In 2020, the town of Buena Vista will look toward the feasibility of updating its facilities, especially those involved in public safety, the Buena Vista fire and police departments.

The need for new fire and police facilities was discussed among trustees at meetings throughout 2019, and, near the end of the year, the board budgeted funds to hire a consulting firm to help them determine the scope of what needs to be done, how to address those shortcomings and how to communicate those needs to the public.

“They are assisting us through a process that will include a facilities and needs assessment, looking at our current facilities and what our needs are now and in the future for our operations,” said town administrator Phillip Puckett.

After the failure of a ballot measure in 2018 that would have levied a lodging tax to fund capital improvements, the board turned to Wold Associates, a firm specializing in helping public sector entities.

“Not jumping straight into an election discussion, but really talking with the community about what people’s expectations are of those services and the realities of what comes out of that facility and needs assessment, what gaps do we have?”

Part of the assessment will include an analysis of a site on Gregg Drive near Public Works, which the town is eyeing as a potential new location for a facility that would house both the police and fire departments.

“We know that our facilities are not good and they’re lacking, but the community needs to know that,” he said. “I think it’s very important that we get this addressed because it is a matter of life, wellness, safety, not only for this community and our visitors, but for the people actually performing the job. So, something has to be done, this will just tell us how we get there.”

Puckett said that the process will hit a checkpoint, probably during the summer, where a committee of town staff, trustees and other volunteer members of the public will make a determination of how to move forward with the information gleaned from Wold’s needs assessment, which may be something like a tax increase that BV citizens would need to approve by vote.

“’Okay, now that we know what our facilities need, and a pulse from the community, do we want to put something on the ballot in November?’” Puckett said. “If that committee makes a recommendation to the board and the board says ‘Yes, let’s move ahead,’ then that will be put on the ballot and there will be a campaign for that, essentially.

“Of course, town can’t participate in that campaign. The hope is, if it’s very clear through the beginning of the process and the community’s involved, the community will take that forward. People will be involved to say ‘Yes, there is a need for this. Yes – whatever the ballot question may be – is a good thing for our community.’”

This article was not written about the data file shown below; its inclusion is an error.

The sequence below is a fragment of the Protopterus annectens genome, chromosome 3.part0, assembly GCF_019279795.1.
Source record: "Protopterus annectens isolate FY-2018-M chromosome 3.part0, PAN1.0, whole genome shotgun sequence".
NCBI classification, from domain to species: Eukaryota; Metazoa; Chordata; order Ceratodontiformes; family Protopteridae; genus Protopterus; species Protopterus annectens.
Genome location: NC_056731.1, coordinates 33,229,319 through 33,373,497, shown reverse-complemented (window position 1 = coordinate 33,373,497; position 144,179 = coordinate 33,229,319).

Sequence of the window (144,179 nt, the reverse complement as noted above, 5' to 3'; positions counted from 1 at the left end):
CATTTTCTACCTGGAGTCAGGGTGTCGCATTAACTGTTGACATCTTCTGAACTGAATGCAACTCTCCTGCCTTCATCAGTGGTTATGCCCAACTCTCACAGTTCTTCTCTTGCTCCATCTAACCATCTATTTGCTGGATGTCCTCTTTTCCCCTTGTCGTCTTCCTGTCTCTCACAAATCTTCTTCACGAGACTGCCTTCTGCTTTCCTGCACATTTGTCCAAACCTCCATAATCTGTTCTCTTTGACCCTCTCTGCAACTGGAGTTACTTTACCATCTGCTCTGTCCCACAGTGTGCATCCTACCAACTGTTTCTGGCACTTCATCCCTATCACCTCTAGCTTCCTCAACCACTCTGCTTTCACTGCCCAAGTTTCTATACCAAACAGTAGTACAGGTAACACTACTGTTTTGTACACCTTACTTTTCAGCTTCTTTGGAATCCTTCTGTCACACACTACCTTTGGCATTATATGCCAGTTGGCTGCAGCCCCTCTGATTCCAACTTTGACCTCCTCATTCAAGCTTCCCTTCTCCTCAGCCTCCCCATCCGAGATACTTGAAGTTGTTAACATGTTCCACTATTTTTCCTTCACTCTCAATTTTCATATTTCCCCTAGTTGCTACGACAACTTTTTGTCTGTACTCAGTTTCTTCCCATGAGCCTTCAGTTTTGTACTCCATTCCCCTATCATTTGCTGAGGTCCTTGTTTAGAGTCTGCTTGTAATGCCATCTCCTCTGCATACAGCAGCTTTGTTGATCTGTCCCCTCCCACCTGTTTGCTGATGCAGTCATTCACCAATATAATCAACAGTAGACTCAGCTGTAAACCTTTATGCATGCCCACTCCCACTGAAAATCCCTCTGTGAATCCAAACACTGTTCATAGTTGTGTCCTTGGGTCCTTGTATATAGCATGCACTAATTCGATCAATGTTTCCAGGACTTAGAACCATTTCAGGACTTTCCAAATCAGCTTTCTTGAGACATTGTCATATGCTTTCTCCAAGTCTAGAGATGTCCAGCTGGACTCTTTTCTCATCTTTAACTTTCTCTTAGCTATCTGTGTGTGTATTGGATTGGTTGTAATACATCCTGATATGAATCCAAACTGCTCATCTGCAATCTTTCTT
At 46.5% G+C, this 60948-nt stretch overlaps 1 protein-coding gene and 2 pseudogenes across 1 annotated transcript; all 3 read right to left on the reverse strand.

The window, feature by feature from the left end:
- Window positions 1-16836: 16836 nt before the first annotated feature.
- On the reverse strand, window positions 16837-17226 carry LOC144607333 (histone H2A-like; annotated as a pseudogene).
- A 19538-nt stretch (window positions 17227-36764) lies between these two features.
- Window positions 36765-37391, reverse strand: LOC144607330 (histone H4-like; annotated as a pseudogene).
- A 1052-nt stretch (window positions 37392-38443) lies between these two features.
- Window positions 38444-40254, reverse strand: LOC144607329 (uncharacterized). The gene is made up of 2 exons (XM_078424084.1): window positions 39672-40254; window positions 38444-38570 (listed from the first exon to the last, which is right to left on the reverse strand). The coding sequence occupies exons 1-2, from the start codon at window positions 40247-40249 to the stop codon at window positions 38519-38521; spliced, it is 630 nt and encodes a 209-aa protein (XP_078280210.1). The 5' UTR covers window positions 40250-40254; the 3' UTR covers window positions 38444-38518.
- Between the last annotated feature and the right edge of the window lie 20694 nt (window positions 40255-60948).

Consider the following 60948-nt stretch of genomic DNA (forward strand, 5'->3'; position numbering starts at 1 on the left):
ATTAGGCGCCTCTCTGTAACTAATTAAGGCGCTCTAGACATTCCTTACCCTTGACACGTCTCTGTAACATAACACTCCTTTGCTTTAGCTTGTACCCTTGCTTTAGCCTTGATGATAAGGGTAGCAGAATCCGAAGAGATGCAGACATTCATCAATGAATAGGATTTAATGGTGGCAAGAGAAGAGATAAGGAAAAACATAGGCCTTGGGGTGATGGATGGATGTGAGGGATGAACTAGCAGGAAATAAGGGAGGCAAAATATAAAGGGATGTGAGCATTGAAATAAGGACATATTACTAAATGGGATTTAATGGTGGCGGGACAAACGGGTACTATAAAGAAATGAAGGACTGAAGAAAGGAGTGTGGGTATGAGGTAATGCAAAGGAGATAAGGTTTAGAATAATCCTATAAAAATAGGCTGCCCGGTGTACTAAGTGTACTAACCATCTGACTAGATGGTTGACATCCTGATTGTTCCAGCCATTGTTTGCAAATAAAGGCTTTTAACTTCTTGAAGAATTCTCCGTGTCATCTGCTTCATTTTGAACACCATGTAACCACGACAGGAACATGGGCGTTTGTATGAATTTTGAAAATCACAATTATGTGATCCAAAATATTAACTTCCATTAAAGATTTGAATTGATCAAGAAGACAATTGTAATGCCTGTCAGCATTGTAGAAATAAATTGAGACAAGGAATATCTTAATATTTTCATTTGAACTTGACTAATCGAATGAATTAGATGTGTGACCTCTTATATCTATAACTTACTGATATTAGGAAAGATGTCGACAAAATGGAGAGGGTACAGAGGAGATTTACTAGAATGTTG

The goal of this process, Puckett said, is not necessarily to pass a ballot measure, but to reach a point where “I could tell you or hand you something and you could go ‘Yes, I understand that we’re deficient and it’s in our best interest to address that.’ That’s my goal for this year.”

Trustees discussed last year the possibility of bringing forward a sales tax increase to fund safety expenses.

In Puckett’s view, that would be a fair tax, since out-of-town visitors contribute substantially to Buena Vista’s sales tax returns, but also put increased pressure on the town’s safety services during the summer.

“I like the concept of them paying a share of the cost of those services as opposed to a mill levy property tax. To me, that just resonates. But I don’t know what the community thinks about that yet, which is why I don’t want to lead with ‘Here’s the kind of question we’re going to ask if this goes to the ballot.’”

Even if the path forward does include such a ballot measure, and even if that tax increase is approved, the question of how the town will pay for these expenses will also include grant funding and drawing from fund balance reserves.

While the primary goal is improving public safety facilities, the assessment will encompass all of the town’s properties, like town hall and the community center.

“It kind of becomes like a domino effect,” Puckett said. “If we move out of the PD space, that’s a nice building that certainly has a future use to it. Can we use that space for other town operations to alleviate some of the other concerns we have?”

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